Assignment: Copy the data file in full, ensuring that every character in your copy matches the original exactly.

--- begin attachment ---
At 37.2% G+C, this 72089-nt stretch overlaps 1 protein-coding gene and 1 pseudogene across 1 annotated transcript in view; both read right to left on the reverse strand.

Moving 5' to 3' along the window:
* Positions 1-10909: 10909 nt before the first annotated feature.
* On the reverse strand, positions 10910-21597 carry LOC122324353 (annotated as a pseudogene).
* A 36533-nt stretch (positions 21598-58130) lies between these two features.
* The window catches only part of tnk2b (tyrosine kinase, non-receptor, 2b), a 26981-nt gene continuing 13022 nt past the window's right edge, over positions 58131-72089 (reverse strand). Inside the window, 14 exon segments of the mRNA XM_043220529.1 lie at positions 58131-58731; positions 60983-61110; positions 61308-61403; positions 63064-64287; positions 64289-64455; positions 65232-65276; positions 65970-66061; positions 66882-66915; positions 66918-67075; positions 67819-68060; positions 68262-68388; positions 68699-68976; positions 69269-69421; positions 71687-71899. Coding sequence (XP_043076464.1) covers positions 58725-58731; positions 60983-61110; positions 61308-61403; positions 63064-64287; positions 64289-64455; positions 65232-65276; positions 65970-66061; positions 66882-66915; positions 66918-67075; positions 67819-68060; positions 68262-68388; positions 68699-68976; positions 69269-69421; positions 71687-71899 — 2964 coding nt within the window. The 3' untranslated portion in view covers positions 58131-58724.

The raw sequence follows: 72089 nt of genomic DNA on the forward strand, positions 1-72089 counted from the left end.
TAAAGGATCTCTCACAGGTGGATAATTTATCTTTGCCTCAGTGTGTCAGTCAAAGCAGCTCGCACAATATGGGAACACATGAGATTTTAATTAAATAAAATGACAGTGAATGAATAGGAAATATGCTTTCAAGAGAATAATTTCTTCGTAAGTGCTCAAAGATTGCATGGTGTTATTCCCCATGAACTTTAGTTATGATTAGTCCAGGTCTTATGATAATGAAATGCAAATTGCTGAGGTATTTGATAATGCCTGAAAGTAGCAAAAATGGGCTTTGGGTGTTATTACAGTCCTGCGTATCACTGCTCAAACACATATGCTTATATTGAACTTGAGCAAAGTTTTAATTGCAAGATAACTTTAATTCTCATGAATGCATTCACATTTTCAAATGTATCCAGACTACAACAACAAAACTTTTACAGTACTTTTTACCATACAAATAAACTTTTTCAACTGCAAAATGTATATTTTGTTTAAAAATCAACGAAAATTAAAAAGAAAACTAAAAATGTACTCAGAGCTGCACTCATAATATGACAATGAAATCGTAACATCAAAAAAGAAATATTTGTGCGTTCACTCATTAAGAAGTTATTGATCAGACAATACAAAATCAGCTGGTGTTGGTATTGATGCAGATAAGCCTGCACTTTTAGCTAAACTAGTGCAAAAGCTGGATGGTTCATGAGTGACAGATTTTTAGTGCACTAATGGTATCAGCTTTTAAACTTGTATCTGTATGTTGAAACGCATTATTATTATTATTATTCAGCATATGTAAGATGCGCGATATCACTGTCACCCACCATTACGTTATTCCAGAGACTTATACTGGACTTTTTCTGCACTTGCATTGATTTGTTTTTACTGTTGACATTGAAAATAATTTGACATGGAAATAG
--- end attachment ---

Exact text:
At 37.2% G+C, this 72089-nt stretch overlaps 1 protein-coding gene and 1 pseudogene across 1 annotated transcript in view; both read right to left on the reverse strand.

Moving 5' to 3' along the window:
* Positions 1-10909: 10909 nt before the first annotated feature.
* On the reverse strand, positions 10910-21597 carry LOC122324353 (annotated as a pseudogene).
* A 36533-nt stretch (positions 21598-58130) lies between these two features.
* The window catches only part of tnk2b (tyrosine kinase, non-receptor, 2b), a 26981-nt gene continuing 13022 nt past the window's right edge, over positions 58131-72089 (reverse strand). Inside the window, 14 exon segments of the mRNA XM_043220529.1 lie at positions 58131-58731; positions 60983-61110; positions 61308-61403; positions 63064-64287; positions 64289-64455; positions 65232-65276; positions 65970-66061; positions 66882-66915; positions 66918-67075; positions 67819-68060; positions 68262-68388; positions 68699-68976; positions 69269-69421; positions 71687-71899. Coding sequence (XP_043076464.1) covers positions 58725-58731; positions 60983-61110; positions 61308-61403; positions 63064-64287; positions 64289-64455; positions 65232-65276; positions 65970-66061; positions 66882-66915; positions 66918-67075; positions 67819-68060; positions 68262-68388; positions 68699-68976; positions 69269-69421; positions 71687-71899 — 2964 coding nt within the window. The 3' untranslated portion in view covers positions 58131-58724.

The raw sequence follows: 72089 nt of genomic DNA on the forward strand, positions 1-72089 counted from the left end.
TAAAGGATCTCTCACAGGTGGATAATTTATCTTTGCCTCAGTGTGTCAGTCAAAGCAGCTCGCACAATATGGGAACACATGAGATTTTAATTAAATAAAATGACAGTGAATGAATAGGAAATATGCTTTCAAGAGAATAATTTCTTCGTAAGTGCTCAAAGATTGCATGGTGTTATTCCCCATGAACTTTAGTTATGATTAGTCCAGGTCTTATGATAATGAAATGCAAATTGCTGAGGTATTTGATAATGCCTGAAAGTAGCAAAAATGGGCTTTGGGTGTTATTACAGTCCTGCGTATCACTGCTCAAACACATATGCTTATATTGAACTTGAGCAAAGTTTTAATTGCAAGATAACTTTAATTCTCATGAATGCATTCACATTTTCAAATGTATCCAGACTACAACAACAAAACTTTTACAGTACTTTTTACCATACAAATAAACTTTTTCAACTGCAAAATGTATATTTTGTTTAAAAATCAACGAAAATTAAAAAGAAAACTAAAAATGTACTCAGAGCTGCACTCATAATATGACAATGAAATCGTAACATCAAAAAAGAAATATTTGTGCGTTCACTCATTAAGAAGTTATTGATCAGACAATACAAAATCAGCTGGTGTTGGTATTGATGCAGATAAGCCTGCACTTTTAGCTAAACTAGTGCAAAAGCTGGATGGTTCATGAGTGACAGATTTTTAGTGCACTAATGGTATCAGCTTTTAAACTTGTATCTGTATGTTGAAACGCATTATTATTATTATTATTCAGCATATGTAAGATGCGCGATATCACTGTCACCCACCATTACGTTATTCCAGAGACTTATACTGGACTTTTTCTGCACTTGCATTGATTTGTTTTTACTGTTGACATTGAAAATAATTTGACATGGAAATAG